Uncategorized

A Poem for Winter’s Lingering Grip

The calendar may say April but Old Man Winter is still holding on in central New York, refusing to step aside and let spring take over the scene. So while temps fail to crack 50—at least for now—I will offer a fictional, cold weather-themed poem from my latest collection.

Winter Morning

The woman in 309B rolls over on her side.
She reaches across the bed,
seeking the warmth of her lover’s body.
But no one is there.
And she remembers sending her man away.
She recalls a conversation filled with words
like freedom, space, and separation.
At this hour, though, she would trade them in
for flesh in her bed,
the presence of a person she no longer claims.
She can accept failed love, a relationship fizzling.
The end is not so awful
when examined with the passage of time.
She does not need the man.
She can excel on her own.
But with soft light entering her room,
and the radiator wheezing as it releases heat,
she realizes no remedy exists
for the empty feeling of being alone
in bed on a winter morning.
So she gets up,
makes a half-attempt to straighten the covers,
then goes out to the kitchen to fix a pot of coffee.
And the tasks of the day will help her
to shake off the loneliness, keep it at a distance,
until the following morning, when the yearning
for someone else nearby will return.
But let tomorrow take care of itself, she thinks.
She resigns to stop wasting time
on these cold mornings, replaying her regrets,
and bemoaning the absence of a man in her bed.

©2017 Francis DiClemente
(Sidewalk Stories, Kelsay Books)

I also wanted to mention that poet Elinor Cramer, author Jo Lynn Stresing and I will be reading from our recent books on Friday, May 4, at 7 p.m. at the YMCA’s Downtown Writers Center in Syracuse. The DWC is located at 340 Montgomery Street and you can find out more information at its website.

Writing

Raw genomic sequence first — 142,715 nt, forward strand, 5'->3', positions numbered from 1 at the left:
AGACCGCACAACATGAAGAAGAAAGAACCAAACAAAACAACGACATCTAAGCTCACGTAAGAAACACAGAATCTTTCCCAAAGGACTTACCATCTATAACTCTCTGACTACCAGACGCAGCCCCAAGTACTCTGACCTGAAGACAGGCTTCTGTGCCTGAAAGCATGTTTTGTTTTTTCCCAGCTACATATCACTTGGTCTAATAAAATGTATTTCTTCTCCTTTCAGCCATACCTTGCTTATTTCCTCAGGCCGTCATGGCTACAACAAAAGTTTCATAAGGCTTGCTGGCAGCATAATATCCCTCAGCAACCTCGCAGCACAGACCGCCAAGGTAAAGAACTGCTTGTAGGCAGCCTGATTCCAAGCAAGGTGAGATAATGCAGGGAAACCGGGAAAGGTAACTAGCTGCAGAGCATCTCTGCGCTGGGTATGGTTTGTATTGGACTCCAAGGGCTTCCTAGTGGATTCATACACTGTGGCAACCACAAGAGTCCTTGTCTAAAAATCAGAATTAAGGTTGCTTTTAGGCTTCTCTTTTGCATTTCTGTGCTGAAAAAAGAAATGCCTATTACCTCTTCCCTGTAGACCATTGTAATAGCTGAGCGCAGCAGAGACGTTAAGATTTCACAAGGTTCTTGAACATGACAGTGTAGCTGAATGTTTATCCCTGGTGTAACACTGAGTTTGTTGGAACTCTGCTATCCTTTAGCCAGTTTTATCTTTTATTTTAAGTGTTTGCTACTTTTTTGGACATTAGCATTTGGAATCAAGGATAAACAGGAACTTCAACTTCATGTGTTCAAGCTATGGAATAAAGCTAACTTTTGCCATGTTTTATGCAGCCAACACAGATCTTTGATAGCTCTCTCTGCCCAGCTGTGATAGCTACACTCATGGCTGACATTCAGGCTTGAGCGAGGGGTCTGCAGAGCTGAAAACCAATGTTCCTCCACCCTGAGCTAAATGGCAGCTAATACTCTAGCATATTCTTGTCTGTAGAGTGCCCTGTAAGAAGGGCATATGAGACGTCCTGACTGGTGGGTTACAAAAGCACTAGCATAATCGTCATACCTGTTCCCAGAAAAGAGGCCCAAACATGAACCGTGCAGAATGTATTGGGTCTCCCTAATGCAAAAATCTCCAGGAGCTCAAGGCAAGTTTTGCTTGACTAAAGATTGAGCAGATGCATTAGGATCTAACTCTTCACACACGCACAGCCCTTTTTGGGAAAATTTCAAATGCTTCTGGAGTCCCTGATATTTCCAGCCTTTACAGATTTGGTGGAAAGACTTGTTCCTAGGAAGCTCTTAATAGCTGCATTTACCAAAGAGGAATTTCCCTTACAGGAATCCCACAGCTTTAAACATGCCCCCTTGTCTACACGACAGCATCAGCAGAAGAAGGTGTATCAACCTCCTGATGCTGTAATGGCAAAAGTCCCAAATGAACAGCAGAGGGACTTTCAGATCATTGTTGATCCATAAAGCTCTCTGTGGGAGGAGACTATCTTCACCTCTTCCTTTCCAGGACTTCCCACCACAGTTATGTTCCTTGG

The Old Man’s Morning Ritual

I have a short nonfiction story that appears online in this month’s issue of Foliate Oak Literary Magazine. The text of the piece follows:

The old man leaves his nursing home in the grayness of early morning, walking up the steep incline of South Crouse Avenue in Syracuse, as a stiff wind smacks him in the face. He swings his right arm out to the side—pumping it in rhythm—almost as if he is matching the beat of a marching band playing in his head. He has gray-black hair, balding in the front, and he wears a light blue jacket, tan pants, and gray sneakers.

Looking southbound along South Crouse Avenue.
Looking southbound along South Crouse Avenue.

I often see him sitting on the steps outside Bruegger’s Bagels near Marshall Street, sipping a cup of coffee and smoking a cigarette, a blank expression pressed to his face. What does he think about as he sits there and watches the world rush by? What goes through his mind as he observes college students chattering in groups, nurses starting or ending their shifts, and cab drivers pulling over to the curb to pick up or drop off a fare or grab a quick cup coffee?

Despite his age the man asserts his independence as he escapes the white walls and the fetid smells of the nursing home. Each day he goes to Bruegger’s his creaky legs carry him up the hill and his lungs circulate oxygen. He remains alive, connected to the outside world as he savors the simple pleasure of a drinking cup of coffee and a smoking a cigarette in public.

No one seems to notice the man sitting there; he’s a faceless figure taking up space on a crowded street. I see him, recognizing his existence, and I am tempted to stop and talk to him, to find out about his life. But his blank expression dissuades me, as I don’t want to disturb him or cause him to become frightened, thinking that I may want something from him.

No, I do not say a word to the man. But I preserve his image in my mind, recording his likeness in detail. I do this because I think he foreshadows my existence 20 to 25 years from now, if I am not already dead.

A fence located on South Crouse Avenue near an apartment building serving senior citizens.
A fence located on South Crouse Avenue near an apartment building serving senior citizens.

If I am still able to walk then, I hope to mimic the old man’s movements, making an attempt to cling to a normal life despite being confined to a nursing home. I too will leave my bed in the morning, walk to a coffee shop nearby, grab a cup coffee or a bagel, and then sit down somewhere and say to the world, or only to myself, “It’s another day and I’m still here.”